PhD Defense | Thi Nhan Nguyen | Physico-chemical evolution of geopolymers in contact with aggressive environments
Physico-chemical evolution of geopolymers in contact with aggressive environments
In recent years, the development of alkali-activated materials (AAMs) including geopolymers, as alternatives to ordinary Portland cement (OPC), has gained significant interest due to their comparatively lower carbon footprint. Next to that, geopolymers exhibit outstanding properties such as high mechanical strength and promising chemical stability, making them increasingly attractive for a wide range of applications beyond construction, including the immobilization of toxic and nuclear waste. Notably, geopolymers have demonstrated superior efficacy compared to OPC in immobilizing hazardous elements, such as 133Cs+, 134Cs, and Sr2+. However, the long-term durability of AAMs, both with and without waste incorporation, when exposed to external chemicals, remains a critical concern. The study herein is addressing that, and in particular, the imperative need to understand and predict the long-term performance of AAMs, especially in the context of nuclear liquid waste immobilization, a relatively novel application.
The present work investigated the performance of AAMs exposed to aggressive environments, focusing on the design of AAMs formulations suitable for nuclear liquid waste immobilization. To achieve this objective, two crucial degradation processes, carbonation and leaching, were analysed, on AAM mortars with high-calcium content, i.e., alkali activated GGBFS (AAS), and metakaolin-based geopolymers, being practically free from calcium. A comprehensive characterization was performed using techniques such as XRD, FTIR, TGA/DSC, (23Na, 27Al, and 29Si) MAS NMR, ICP-OES, SEM/EDS, nitrogen adsorption, MIP, and micro-indentation. Additionally, water permeability and dissolved gas diffusivity studies were performed to evaluate the transport properties of AAMs. Thermodynamic models of carbonation and leaching were also developed to gain deeper insights into the degradation processes and to predict AAM performance under varying conditions.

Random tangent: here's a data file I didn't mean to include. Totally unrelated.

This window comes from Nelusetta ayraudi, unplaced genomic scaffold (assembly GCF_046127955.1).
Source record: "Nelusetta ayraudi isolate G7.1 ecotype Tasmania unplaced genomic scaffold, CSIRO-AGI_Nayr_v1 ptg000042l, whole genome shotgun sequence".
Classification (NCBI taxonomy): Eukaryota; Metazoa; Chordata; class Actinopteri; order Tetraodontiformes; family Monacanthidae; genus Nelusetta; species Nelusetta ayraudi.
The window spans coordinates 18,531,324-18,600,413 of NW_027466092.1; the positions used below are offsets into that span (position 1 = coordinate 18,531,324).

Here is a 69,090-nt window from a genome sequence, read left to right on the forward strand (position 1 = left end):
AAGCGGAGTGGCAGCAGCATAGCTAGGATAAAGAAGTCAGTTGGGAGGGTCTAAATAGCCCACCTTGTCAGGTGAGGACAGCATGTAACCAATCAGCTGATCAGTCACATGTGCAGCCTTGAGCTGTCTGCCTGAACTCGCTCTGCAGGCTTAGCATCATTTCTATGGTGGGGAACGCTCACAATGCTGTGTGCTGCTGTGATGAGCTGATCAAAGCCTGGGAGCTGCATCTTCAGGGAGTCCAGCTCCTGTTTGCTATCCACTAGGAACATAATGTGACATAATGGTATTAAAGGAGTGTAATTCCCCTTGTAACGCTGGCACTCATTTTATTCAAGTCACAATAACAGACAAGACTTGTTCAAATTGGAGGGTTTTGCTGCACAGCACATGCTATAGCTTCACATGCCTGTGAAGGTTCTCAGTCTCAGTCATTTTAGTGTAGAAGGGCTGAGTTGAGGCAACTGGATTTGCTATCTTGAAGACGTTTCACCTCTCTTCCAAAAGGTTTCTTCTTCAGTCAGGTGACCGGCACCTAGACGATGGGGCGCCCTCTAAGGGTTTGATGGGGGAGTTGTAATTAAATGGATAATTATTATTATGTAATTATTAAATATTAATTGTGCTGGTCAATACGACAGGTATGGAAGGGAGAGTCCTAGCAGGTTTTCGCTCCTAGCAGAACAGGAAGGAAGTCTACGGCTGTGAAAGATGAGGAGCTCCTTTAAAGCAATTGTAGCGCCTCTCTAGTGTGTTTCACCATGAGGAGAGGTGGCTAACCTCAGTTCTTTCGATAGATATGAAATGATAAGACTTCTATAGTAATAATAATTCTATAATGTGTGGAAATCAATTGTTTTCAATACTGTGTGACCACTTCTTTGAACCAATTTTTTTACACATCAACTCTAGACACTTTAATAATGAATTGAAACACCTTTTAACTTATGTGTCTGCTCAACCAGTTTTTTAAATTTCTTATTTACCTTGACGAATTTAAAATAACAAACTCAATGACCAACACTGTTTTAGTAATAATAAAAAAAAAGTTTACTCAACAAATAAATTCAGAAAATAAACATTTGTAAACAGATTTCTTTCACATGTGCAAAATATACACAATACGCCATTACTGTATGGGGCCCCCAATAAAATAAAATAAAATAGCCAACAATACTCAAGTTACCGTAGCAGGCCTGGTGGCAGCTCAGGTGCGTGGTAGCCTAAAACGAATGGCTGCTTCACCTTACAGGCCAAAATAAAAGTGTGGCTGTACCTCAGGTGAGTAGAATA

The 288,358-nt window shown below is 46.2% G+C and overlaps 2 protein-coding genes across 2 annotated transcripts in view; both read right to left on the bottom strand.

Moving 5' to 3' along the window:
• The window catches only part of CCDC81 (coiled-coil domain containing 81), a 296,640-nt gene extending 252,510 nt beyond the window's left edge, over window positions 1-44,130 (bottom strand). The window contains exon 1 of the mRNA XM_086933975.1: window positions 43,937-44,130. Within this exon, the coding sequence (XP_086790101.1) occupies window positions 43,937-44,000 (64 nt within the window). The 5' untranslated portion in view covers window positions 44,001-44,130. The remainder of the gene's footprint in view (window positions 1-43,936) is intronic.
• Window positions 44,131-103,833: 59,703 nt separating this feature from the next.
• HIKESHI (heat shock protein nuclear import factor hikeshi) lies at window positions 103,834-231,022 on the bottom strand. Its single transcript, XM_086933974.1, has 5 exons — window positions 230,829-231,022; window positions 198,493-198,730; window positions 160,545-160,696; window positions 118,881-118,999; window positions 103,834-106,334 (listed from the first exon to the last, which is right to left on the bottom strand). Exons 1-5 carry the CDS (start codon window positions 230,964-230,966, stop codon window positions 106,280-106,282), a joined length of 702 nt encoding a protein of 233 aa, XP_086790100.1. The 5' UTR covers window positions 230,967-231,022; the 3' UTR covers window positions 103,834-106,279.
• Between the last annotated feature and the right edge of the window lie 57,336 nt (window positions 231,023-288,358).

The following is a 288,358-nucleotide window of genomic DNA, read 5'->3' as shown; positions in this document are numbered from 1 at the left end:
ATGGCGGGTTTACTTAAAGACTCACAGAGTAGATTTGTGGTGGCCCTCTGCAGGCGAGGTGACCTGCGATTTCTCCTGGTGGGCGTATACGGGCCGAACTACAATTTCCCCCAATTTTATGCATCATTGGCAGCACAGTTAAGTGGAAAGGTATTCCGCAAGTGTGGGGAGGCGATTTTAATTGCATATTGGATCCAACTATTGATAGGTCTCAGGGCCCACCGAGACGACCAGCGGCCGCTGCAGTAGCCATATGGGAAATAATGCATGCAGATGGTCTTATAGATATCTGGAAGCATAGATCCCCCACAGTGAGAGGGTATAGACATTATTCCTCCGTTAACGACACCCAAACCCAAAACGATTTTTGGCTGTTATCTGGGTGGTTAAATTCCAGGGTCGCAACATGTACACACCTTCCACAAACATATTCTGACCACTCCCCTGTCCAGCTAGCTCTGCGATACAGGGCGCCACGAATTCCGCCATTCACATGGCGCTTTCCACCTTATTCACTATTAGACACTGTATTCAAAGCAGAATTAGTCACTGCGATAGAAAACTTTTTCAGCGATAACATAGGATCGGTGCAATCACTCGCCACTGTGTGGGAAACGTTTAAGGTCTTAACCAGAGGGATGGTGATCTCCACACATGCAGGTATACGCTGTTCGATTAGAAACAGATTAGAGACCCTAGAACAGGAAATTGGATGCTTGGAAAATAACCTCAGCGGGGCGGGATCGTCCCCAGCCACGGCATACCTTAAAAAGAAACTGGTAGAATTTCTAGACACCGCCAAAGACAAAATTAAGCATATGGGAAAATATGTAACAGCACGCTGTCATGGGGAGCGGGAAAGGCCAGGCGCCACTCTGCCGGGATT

The study herein also assessed the immobilization capacity of AASs and metakaolin-based geopolymers with different types of liquid wastes. The waste-forms containing Tributyl phosphate (TBP) and metakaolin-based geopolymer, as well as the waste-forms containing lubricating/motor oils (e.g., Nevastane and Shellspirax) and AAS, were analysed for their fresh properties, mechanical strength, and durability. Results indicated that both carbonation and leaching significantly altered the structure of the C-A-S-H gel in AAS, causing decalcification and dealumination. In contrast, the N-A-S-H gel of the metakaolin-based geopolymers was less affected by these degradation processes. Carbonation-induced microstructural changes were influenced by the water-to-binder ratios, leading to variations in mechanical strength. Leaching, on the other hand, coarsened the microstructure of AAS but reduced the total porosity of metakaolin-based geopolymers due to the formation and precipitation of Al(OH)3. Consequently, water permeability increased in AAS after leaching, while permeability and diffusivity decreased in the metakaolin-based geopolymer. Notably, an exponential relationship between the total porosity and water permeability was observed in both materials, as well as between the total porosity and diffusivity of metakaolin-based geopolymers, before and after leaching. Furthermore, both AAS and metakaolin-based geopolymers exhibited promising immobilization capacity for various types of wastes when surfactants were employed. Metakaolin-based geopolymers, exhibiting a N-A-S-H network distinctly different from the C-A-S-H network of AAS materials, achieved a better compatibility with liquid wastes compared to AASs. AAS tends to work primarily with high-viscosity liquids such as lubricating oils. Waste loading can reach up to 40 vol.%, with the durability of the waste-forms showing great promise.
This comprehensive study enhances the understanding of AAMs' long-term performance and their potential for nuclear liquid waste immobilization, contributing to the development of sustainable and environmentally friendly materials for critical applications including nuclear waste management.
Yiannis Pontikes (KU Leuven)
- Jan Elsen (KU Leuven)
SCK CEN mentors:
Quoc Tri Phung (SCK CEN)
Diederik Jacques (SCK CEN)
- Alexandre Daurezes (IRSN)
Click here for a list of obtained PhD degrees.